Apple rejects PC emulators on the iOS App Store


Don't get your hopes up—this iOS version of <em>Doom</em> was <a href="https://arstechnica.com/civis/threads/doom-quake-other-id-shooters-get-open-source-ios-ports.1451365/">ported from open source code</a>, not run via a classic PC emulator.
Enlarge / Don’t get your hopes up—this iOS version of Doom was ported from open source code, not run via a classic PC emulator.


Earlier this year, Apple started officially allowing “retro game emulators” on the iOS App Store without the need for cumbersome jailbreaking or sideloading. But if you want to emulate retro PC games on your iOS device, you are apparently still out of luck.

In a recent blog update, iDOS developer Chaoji Li said that the latest version of the DOSBox-based MS-DOS emulator was finally rejected from the iOS App Store this month after a lengthy, two-month review process:

They have decided that iDOS is not a retro game console, so the new rule is not applicable. They suggested I make changes and resubmit for review, but when I asked what changes I should make to be compliant, they had no idea, nor when I asked what a retro game console is. It’s still the same old unreasonable answer along the line of “we know it when we see it.”

The developer of iOS Virtual Machine app UTM told a similar tale of App Store rejection on social media. The reported two-month review process for the UTM app ended with “the App Store review board determin[ing] that ‘PC is not a console’ regardless of the fact that there are retro Windows/DOS games fo[r] the PC that UTM SE can be useful in running,” the developer said.

The April revision of Rule 4.7 in Apple’s App Review Guidelines is very specifically worded so that “retro game console emulator apps can offer to download games [emphasis added].” Emulating a more generalized PC operating system falls outside the letter of this regulation, even for users interested in emulating retro PC games using these apps.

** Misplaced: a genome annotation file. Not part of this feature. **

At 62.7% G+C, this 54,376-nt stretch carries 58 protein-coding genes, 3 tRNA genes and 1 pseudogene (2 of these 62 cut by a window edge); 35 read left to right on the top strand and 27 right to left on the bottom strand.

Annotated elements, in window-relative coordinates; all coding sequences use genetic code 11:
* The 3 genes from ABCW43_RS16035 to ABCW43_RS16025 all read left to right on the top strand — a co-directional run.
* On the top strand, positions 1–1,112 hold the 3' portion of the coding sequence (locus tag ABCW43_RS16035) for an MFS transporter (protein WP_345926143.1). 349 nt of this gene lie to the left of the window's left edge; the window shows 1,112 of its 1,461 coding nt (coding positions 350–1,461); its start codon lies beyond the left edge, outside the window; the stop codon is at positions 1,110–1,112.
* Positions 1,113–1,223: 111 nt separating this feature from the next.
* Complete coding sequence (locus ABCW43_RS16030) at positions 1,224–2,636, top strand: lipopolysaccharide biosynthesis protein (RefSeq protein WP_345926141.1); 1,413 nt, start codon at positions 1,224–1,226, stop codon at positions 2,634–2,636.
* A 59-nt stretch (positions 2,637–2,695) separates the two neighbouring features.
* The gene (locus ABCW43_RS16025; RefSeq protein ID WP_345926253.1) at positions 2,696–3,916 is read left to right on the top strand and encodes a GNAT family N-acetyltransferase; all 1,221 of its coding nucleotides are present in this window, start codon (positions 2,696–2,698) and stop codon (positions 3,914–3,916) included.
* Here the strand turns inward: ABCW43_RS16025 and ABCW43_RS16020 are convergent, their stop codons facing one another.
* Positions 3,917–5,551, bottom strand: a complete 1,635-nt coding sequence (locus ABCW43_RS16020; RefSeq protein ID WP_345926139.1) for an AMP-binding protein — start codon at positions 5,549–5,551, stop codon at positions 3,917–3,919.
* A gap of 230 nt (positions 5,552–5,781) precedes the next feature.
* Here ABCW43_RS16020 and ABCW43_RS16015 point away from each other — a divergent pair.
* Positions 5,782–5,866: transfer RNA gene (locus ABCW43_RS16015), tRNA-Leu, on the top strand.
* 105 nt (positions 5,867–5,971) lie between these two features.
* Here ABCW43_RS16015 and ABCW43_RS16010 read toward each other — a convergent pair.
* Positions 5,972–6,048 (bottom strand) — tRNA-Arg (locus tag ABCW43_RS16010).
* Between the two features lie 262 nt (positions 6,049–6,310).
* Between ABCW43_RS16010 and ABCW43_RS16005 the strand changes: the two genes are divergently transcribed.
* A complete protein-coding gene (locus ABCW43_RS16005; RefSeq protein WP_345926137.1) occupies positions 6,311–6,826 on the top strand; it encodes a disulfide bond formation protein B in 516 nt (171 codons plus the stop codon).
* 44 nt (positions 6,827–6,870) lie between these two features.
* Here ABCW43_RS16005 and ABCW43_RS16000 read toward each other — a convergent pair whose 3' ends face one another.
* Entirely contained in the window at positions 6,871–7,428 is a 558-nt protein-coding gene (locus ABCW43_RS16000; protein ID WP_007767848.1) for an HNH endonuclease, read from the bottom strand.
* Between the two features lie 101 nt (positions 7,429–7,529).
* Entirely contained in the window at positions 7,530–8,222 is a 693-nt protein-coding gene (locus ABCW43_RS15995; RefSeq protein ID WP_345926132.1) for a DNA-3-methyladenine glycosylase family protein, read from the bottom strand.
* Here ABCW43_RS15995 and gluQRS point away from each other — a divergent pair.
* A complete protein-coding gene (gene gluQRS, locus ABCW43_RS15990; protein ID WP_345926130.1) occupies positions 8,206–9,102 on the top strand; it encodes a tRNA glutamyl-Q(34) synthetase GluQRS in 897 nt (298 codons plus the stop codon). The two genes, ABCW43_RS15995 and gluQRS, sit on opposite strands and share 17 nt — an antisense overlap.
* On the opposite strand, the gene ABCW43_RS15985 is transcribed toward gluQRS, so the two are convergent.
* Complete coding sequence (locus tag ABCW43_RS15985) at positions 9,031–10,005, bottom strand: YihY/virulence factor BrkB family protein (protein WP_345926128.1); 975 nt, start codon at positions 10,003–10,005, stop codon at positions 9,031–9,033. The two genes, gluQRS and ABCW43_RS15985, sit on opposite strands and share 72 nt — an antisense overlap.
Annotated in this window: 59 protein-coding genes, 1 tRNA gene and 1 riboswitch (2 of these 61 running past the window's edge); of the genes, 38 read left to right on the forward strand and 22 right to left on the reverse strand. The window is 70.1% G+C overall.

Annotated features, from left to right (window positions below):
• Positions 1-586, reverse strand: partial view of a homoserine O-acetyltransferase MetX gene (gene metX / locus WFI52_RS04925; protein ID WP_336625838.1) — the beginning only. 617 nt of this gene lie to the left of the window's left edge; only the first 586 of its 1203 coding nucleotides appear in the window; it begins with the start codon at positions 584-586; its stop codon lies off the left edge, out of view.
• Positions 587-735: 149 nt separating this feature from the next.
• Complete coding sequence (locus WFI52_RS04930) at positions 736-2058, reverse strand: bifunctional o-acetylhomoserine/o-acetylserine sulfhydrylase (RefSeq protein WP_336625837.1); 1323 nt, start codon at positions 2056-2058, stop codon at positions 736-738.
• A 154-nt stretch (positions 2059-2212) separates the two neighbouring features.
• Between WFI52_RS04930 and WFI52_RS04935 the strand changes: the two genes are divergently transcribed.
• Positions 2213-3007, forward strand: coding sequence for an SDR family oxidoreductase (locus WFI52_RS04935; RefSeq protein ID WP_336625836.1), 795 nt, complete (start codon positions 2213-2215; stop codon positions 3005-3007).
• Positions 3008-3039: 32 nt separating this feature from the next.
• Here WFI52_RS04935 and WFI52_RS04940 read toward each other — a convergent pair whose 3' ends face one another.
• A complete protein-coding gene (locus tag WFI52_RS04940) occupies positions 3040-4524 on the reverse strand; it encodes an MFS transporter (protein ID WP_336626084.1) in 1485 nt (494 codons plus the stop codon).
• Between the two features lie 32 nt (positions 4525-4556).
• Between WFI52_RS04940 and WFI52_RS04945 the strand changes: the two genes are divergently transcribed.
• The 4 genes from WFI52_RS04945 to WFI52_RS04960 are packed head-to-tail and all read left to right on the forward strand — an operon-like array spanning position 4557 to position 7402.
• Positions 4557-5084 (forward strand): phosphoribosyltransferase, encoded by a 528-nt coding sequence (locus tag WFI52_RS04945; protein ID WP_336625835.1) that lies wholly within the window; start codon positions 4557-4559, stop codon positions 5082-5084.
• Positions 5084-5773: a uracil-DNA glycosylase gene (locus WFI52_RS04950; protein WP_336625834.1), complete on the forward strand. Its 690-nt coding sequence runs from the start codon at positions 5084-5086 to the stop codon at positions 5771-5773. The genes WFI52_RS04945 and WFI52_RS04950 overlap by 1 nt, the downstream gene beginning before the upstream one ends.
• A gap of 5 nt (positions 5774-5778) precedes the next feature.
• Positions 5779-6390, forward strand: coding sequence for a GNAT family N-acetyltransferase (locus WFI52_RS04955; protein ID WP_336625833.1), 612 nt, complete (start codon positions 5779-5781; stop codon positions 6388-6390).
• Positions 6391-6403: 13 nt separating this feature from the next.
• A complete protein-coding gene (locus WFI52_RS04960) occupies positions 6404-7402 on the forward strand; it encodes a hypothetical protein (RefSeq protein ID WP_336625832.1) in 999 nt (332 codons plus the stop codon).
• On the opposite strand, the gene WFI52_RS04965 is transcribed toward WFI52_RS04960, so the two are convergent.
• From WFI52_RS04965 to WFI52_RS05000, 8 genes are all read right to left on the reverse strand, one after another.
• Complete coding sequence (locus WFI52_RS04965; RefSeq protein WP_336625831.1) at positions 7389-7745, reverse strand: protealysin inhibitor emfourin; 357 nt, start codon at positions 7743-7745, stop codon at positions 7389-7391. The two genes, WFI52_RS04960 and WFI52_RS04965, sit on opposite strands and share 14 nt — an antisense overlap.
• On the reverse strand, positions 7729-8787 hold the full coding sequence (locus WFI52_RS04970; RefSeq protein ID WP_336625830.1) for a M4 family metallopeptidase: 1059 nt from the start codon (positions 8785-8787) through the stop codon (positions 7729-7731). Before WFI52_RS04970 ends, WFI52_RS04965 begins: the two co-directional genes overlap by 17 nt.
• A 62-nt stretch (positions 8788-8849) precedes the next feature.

Since that narrow exception doesn’t apply to classic PC emulators, they end up falling afoul of Apple’s Rule 2.5.2, which states that iOS Apps may not “download, install, or execute code which introduces or changes features or functionality of the app, including other apps.” That rule also applies to third-party iOS App Stores that were recently allowed under new European Union rules, meaning even so-called “alternative app marketplaces” don’t offer a useful alternative in this case.

What’s the difference?

While the specific language of Apple’s App Review Guidelines is clear enough, the reasoning behind the distinction here is a bit more mystifying. Why does Apple treat the idea of a DOSBox-style emulator running an ancient copy of Microsoft Excel differently than the idea of Delta running a copy of NES Tetris on the same device? Is loading the Windows 95 Version of KidPix Studio Deluxe on your iPhone really all that different from playing an emulated copy of Mario Paint on that same iPhone?

Now that I can emulate <em>Mario Paint</em> on iOS, why would I buy Photoshop?
Enlarge / Now that I can emulate Mario Paint on iOS, why would I buy Photoshop?

A virtual machine or emulator running a modern PC operating system under iOS could theoretically offer some generalized competition for the apps Apple offers in its official App Store. But surely there’s a limit to how much that applies when we’re talking about emulating older computing environments and defunct operating systems. Just as Apple’s iOS game emulation rules only apply to “retro” game consoles, a rule for PC emulation could easily be limited to “retro” operating systems (say, those that are no longer officially supported by their original developers, as a rule of thumb).

Alas, iOS users and App makers are currently stuck abiding by this distinction without a difference when it comes to PC game emulation on iOS. Those looking for a workaround could potentially use an iOS Remote Desktop App to access games running on a physical desktop PC they actually own. The Internet Archive’s collection of thousands of MS-DOS games will also run in an iOS web browser, though you may have to struggle a bit to get controls and sound working correctly.



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